verybody knows that women can’t make it as engineers, right?
USD electrical engineering professor Susan Lord heard that perception so often at meetings of engineering professors from around the country that she began to believe it herself, even though it was contrary to her own experience. The popular belief was that women “don’t go into it” and “don’t persist in it,” she says.
But guess what? A research study by Lord and another USD professor has found that in fact, women who major in engineering graduate at rates comparable to those of men.
“This belief that women are more likely to drop out of engineering is the academic equivalent of an urban myth,” says associate professor of sociology Michelle Madsen Camacho.
The results of the study show that women could help solve an engineering shortage that threatens the ability of the United States to meet the economic and technological challenges of the 21st century.
The study by Lord and Madsen Camacho, published in the “Journal of Women and Minorities in Science and Engineering,” looked at more than 79,000 students who majored in engineering at nine public universities in the Southeast between 1987 and 2004. Overall, the study found that women persist in engineering through four years at the rate of 54 percent, compared to 55 percent for men.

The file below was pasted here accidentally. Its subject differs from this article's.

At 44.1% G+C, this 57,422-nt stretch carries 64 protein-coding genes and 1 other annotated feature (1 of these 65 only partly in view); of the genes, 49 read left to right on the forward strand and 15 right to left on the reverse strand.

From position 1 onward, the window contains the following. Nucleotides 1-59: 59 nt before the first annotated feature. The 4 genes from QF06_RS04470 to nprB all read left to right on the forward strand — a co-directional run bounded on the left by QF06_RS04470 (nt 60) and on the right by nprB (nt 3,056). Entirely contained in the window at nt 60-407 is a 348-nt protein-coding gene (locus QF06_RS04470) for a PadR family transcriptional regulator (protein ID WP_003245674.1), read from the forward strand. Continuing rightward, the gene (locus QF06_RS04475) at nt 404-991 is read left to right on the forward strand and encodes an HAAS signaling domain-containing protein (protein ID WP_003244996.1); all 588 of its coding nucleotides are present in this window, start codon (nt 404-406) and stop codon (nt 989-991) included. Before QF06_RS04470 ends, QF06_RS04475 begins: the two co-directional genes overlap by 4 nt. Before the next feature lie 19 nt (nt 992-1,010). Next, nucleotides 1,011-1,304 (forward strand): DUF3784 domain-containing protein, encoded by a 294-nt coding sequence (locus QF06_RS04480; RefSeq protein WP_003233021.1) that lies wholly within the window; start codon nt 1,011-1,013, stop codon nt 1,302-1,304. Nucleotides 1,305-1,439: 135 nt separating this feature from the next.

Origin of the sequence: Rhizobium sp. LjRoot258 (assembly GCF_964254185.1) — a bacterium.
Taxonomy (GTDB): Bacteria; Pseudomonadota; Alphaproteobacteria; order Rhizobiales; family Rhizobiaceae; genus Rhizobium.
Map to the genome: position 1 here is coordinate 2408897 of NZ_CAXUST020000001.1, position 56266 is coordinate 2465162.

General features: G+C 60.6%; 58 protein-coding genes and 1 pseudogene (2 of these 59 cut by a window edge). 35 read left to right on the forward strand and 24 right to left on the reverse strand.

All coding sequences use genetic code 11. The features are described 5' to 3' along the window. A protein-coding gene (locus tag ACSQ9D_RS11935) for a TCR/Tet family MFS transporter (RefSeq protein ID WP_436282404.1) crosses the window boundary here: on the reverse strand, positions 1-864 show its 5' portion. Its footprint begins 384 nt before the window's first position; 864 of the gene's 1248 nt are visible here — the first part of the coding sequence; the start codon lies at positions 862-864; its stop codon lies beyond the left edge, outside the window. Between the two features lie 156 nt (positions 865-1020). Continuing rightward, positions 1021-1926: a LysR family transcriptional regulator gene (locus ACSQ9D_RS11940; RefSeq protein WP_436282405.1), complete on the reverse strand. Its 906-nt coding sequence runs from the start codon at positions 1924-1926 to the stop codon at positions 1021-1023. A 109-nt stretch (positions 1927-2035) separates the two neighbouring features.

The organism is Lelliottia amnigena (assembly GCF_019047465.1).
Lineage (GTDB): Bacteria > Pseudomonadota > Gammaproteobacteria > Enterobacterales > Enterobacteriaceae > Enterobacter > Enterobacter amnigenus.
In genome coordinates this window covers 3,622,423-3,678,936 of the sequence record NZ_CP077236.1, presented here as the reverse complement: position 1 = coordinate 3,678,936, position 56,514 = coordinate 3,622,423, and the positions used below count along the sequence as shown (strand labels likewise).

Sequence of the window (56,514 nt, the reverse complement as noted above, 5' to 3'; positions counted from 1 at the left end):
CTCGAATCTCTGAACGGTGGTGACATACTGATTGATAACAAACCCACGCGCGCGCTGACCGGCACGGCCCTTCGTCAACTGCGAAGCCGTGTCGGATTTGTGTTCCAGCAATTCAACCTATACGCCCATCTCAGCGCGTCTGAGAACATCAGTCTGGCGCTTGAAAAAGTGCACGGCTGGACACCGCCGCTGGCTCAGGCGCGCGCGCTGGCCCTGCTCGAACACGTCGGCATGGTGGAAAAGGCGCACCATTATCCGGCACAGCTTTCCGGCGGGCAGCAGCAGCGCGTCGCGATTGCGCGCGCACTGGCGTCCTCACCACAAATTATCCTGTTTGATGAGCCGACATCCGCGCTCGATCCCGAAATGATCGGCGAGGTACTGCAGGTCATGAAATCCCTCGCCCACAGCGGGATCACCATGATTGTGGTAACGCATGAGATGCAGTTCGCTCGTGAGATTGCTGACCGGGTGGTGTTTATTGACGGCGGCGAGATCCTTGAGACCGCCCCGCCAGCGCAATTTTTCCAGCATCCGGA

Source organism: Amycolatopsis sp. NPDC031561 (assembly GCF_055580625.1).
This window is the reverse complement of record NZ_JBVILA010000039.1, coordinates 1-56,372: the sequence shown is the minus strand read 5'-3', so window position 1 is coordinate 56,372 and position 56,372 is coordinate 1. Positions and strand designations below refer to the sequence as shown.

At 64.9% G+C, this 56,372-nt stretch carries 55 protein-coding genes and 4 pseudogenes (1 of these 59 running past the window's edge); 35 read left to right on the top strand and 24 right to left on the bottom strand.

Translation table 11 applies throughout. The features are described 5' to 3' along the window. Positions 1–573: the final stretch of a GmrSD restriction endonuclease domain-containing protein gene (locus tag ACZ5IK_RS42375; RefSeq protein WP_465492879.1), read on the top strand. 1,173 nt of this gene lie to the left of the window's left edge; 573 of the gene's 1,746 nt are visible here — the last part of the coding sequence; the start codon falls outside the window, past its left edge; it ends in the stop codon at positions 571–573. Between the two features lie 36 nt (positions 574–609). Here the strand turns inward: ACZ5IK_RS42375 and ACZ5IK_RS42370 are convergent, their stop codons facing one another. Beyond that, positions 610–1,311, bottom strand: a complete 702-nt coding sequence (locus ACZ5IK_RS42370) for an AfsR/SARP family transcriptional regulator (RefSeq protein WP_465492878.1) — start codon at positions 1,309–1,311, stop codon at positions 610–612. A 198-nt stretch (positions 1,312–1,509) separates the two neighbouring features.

Researchers from Purdue University and the Rose-Hulman Institute of Technology also contributed to the study, which suggests that the real problem is that fewer women decide to major in engineering.
The problem “is not rates of attrition but simply getting them through the door in the first place,” Madsen Camacho says. Women make up nearly 58 percent of all college graduates but only 17 percent of engineering students. Women look at the gains made in other fields and think “something must be wrong in engineering,” Lord says.
Both professors say that more efforts are needed to attract women into the profession. Indeed, two USD students who chose to major in engineering say they did so largely because of efforts to make them aware of the possibilities in the field.
Tiara Chapel’s high school in Mississippi offered presentations on careers in engineering, and she also has a family member in the profession. In California, a high school adviser helped make Renee Thomashow aware of the field.
“It just sort of made sense,” says Chapel, who likes solving problems using math and science. Thomashow recalls seeing a college engineering textbook and thinking, “This fits what I want to do to a ‘T.’”
Both are juniors in industrial engineering, looking forward to working in the field that involves creating and improving systems to efficiently move around materials, equipment, energy, information and people.
Engineering needs better promotion, Lord concludes: “Not all engineering is building cars. Engineers play a critical role in shaping our society. It is imperative that all the best minds be involved in this endeavor.”